In its 26th March order, SEBI summoned Roy and three other top executives for personal appearance on 10th April after submitting details of their personal and company assets to ascertain terms for the sale of those assets.
Roy and others appeared before SEBI's whole-time member Prashant Saran at the market regulator's headquarters on 10th April, wherein they were asked about their asset details.
As per a Supreme Court order, SEBI has been asked to facilitate the refund of more than Rs24,000 crore to over three crore bondholders after verifying their genuineness.
After expiry of the court-set deadline for the refund, SEBI had issued attachment orders.
Sahara has questioned SEBI's action for attaching Roy's property, saying that neither he was issued a show-cause notice nor did SEBI follow procedure of securing an enabling order from a judicial magistrate.
In 5 out of 8 quarters, analysts have been horribly wrong about Infosys’ results, leading to a huge gap-down opening including today. What a huge fall for a company that once declared that "under-promise and over-deliver" was its strategy
Infosys shares fell by over 21% from Rs2,917 to Rs2,295 today, the biggest decline in 10 years. Infosys has forecast dollar revenue to grow between 6% and 10% for the fiscal year that began this month which was less than analysts' estimates for revenue growth of as much as 12%. This seemed like a nasty surprise to the market. But was it really a surprise? Let’s see what the analysts have been expecting Infosys to do and what it has actually done over the last eight quarters, including the just-concluded quarter.
Instance2: Q3FY13 – When the third quarter results were out on 11 January 2013 the stock jumped by nearly 17% from Rs2,320 to Rs2,712. Infosys’ net profit at Rs2,369 crore in the December quarter was flat against the September quarter, but much better than the average estimate of analysts. Revenues of Infosys had risen 12% in the quarter to Rs10,424 crore compared to a year earlier. That was better than analyst estimates of Rs9,860 crore. This was a rare instance of Infosys surprising the market positively.
Instance3: Q2FY13 – On 12 October 2012 when the second quarter results of Infosys were announced the stock price fell by 5% from Rs2,531 to Rs2,396. The fall was not much as the results were largely ‘in-line’ with the street estimates, though the IT major lowered its revenue growth guidance.
Instance4: Q1FY13 – Here again, the performance of Infosys was far below street estimates, the stock plummeted 8% from Rs2,466 to Rs2,265. The company cut its sales forecast to 5%, much lower than the 8%-10% it had predicted. The company had forecast FY13 earnings per share (EPS) at Rs166.50, which was lower than estimates. Kotak Institutional Equities summed up the disappointing results announcement of Infosys as "From bad to worse". Analysts on average were expecting Infosys to report a net profit of Rs2,448 crore on revenue of Rs9,665 crore. however, the IT giant could manage a net profit of Rs2,289 crore with revenue of Rs9,616 crore.
Instance5: Q4FY12 – The share price slumped by 13% from Rs2,750 to Rs2,403. Not only did its fourth quarter sales trail estimates, its sales forecast too missed analyst estimates. Its revenue guidance at the time came as a shocker to analysts who then downgraded the stock. Infosys announced a dollar revenue guidance of 8%-10%, which was much lower than industry body Nasscom’s estimate of 11%-14% for the industry.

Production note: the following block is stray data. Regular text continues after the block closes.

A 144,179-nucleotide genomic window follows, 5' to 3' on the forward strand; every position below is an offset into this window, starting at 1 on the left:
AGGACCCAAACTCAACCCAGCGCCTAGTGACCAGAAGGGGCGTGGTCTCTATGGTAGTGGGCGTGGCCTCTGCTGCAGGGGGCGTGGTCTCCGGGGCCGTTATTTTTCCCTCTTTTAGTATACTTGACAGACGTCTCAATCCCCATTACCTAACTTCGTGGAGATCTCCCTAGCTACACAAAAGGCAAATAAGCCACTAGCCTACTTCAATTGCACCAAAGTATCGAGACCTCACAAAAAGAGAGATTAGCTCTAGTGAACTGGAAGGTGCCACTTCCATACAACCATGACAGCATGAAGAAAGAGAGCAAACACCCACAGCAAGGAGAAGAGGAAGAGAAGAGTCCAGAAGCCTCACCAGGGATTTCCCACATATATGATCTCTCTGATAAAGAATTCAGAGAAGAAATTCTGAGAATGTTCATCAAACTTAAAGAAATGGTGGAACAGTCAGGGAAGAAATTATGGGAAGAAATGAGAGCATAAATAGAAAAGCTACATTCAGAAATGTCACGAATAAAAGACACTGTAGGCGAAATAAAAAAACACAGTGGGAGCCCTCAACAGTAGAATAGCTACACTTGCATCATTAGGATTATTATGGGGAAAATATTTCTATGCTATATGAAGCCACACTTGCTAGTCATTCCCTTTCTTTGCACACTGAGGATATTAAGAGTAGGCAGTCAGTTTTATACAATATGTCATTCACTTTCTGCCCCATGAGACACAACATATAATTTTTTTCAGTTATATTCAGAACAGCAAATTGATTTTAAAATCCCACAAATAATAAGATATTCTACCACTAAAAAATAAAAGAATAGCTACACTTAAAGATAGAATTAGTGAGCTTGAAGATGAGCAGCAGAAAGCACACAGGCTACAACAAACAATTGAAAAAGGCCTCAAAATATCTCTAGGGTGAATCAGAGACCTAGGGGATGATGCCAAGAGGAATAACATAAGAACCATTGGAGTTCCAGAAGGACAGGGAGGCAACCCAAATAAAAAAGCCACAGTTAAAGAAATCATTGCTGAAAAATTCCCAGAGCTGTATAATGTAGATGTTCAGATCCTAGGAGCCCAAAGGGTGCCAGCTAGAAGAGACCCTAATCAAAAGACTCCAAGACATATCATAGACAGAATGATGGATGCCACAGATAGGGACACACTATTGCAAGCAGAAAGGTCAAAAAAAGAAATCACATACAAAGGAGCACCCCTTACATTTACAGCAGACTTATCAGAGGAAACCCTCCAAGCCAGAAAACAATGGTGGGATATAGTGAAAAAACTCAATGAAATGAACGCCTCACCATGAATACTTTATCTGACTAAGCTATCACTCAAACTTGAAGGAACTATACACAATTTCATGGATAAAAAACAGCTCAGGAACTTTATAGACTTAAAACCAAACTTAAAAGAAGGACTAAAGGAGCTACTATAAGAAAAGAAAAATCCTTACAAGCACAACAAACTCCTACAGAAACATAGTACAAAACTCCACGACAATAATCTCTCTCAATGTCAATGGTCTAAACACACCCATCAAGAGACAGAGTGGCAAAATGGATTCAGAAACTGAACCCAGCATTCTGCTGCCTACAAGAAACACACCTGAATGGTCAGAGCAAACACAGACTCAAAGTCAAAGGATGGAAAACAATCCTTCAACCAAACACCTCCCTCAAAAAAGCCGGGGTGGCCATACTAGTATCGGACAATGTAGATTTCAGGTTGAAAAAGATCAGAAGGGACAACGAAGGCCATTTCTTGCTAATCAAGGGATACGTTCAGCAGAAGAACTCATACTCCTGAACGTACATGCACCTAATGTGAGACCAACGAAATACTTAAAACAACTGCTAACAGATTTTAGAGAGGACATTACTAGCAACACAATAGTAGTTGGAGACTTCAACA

Instance6: Q3FY12 – Though the 33% rise in profit for the quarter beat analyst estimates, its revenue guidance disappointed. The stock price fell by 8% from Rs2,826 to Rs2,589. The compa ny had forecast dollar revenue growth of 16.4% for the fiscal year to 31st March, down from 17%-19% projected in October 2011. Based on consensus estimates, the firm was expected to cut its dollar revenue target for the March quarter by 1%-2% compared with what it had estimated three months ago. Instead, it has cut its fourth quarter target by as much as 3%-7%.
Instance7: Q2FY12 – A rare instance, when the shares rose around 7% from Rs2,509 to Rs2,680 after it announced earnings for the second quarter of FY12. The company had cut its fiscal year 2011-12 (FY12) dollar revenue target by only 1%, on account of unfavourable cross currency movements. Analysts were enthused about the fact that the firm had kept its volume growth assumptions intact, despite the increased uncertainty in the global economy.
Instance8: Q1FY12 – Infosys revenues missed estimates and the share price fell by 4% from Rs2,919 to Rs2,794 and continued to head lower, even though net income increased 16% over the quarter which was in line with the median analyst estimate compiled by Bloomberg. This was just the beginning of the company’s woes. Wage inflation pulled down the net profit, on a sequential basis, by 5.3% to Rs1,722 crore while revenues grew 3.2% to Rs7,485 crore.
As all these cases show, analysts have been consistently way off the mark in estimating Infosys's results despite continuous interaction with the management. But this stunning saga not only shows the qualtity of analysts but also shows how things have changed at Infosys. There was a time when Infosys set the standards on corporate reporting in India. It was the first company to start reporting quarterly results much before it became mandatory. Also, for years, Infosys surprised the market with its conservative guidance and superlative actual results. It believed, in the words of founder NR Narayana Murthy, in the principle of under-promise and over-deliver. It is now the possibly the reverse: promise to naive analysts and under-deliver.